Figure 7 shows a basic packet filtering rule that blocks all connections from a given network address. The first lines load the required protocol dissectors, namely IPv4 and tcp_connection dissectors. The first one handles IPv4 packets. The latter is a stateful TCP dissector that maintains a connection table and manages TCP streams. The next line defines the network address that we want to block.
The security rule is defined through the haka.rule keyword. A security rule is made up of a hook and an evaluation function, eval. The hook is an event that will trigger the evaluation of the security rule. In this example, the security rule will be evaluated at each attempt to establish a TCP connection. The parameters passed to the evaluation function depend on the event. In the case of a new_connection event, eval has two parameters: flow and pkt. The first one holds details about the connection and the latter is a table containing all TCP (and lower layer) packet fields.
In the core of the security rule, we first log (haka.log) some information about the current connection. Then, we check if the source address belongs to the non-authorized IP address range defined previously. If this test succeeds, we raise an alert (haka.alert) and drop the connection. Note that we reported only a few details in the alert. One can add more information, such as the source and the targeted service.
Malware analysts can write advanced security rules to detect malware infection attempts at an early stage and block them. For example, the rule shown in Figure 8 allows for the detection of a shellcode by leveraging the pattern-matching and disassembler modules. These two modules are stream-based which, for instance, enables us to detect a malicious payload scattered over multiple packets.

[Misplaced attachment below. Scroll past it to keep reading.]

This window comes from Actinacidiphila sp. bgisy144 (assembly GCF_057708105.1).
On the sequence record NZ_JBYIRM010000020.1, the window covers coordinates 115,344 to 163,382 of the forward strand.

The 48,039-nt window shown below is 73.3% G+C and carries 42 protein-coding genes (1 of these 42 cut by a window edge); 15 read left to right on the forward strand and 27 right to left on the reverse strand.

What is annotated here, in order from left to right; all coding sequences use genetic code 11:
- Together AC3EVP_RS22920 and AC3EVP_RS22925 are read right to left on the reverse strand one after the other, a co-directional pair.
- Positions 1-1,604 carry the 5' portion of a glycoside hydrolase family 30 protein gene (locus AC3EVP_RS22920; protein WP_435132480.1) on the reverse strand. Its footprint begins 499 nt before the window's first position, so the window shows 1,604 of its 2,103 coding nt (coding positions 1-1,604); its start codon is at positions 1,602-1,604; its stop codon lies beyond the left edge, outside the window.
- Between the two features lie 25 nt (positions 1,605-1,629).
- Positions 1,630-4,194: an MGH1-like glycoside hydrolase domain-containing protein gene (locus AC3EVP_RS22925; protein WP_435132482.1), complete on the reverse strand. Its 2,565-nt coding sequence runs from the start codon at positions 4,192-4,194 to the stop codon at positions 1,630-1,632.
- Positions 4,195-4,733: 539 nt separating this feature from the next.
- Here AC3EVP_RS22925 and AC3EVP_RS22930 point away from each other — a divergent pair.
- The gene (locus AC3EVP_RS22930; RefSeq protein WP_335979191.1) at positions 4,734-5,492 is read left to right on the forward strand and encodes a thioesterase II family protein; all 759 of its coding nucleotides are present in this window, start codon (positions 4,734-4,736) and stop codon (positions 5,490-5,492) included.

This security rule uses a regular expression to detect a nop sled. We enable the streamed option, which means that the matching function will block and wait for data to be available to proceed with matching. If a nop sled is detected, we raise an alert and dump the shellcode instructions. Note that the pattern-matching function updates the iterator position, which afterwards points to the shellcode.
Haka provides a way to filter packets interactively. One can break on specific packets and inspect their contents through the Haka API. For example, the security rule shown in Figure 9 enables the interactive mode on HTTP traffic. More precisely, Haka will halt whenever an HTTP request with a specific User-Agent is received (Sality's malware User-Agent).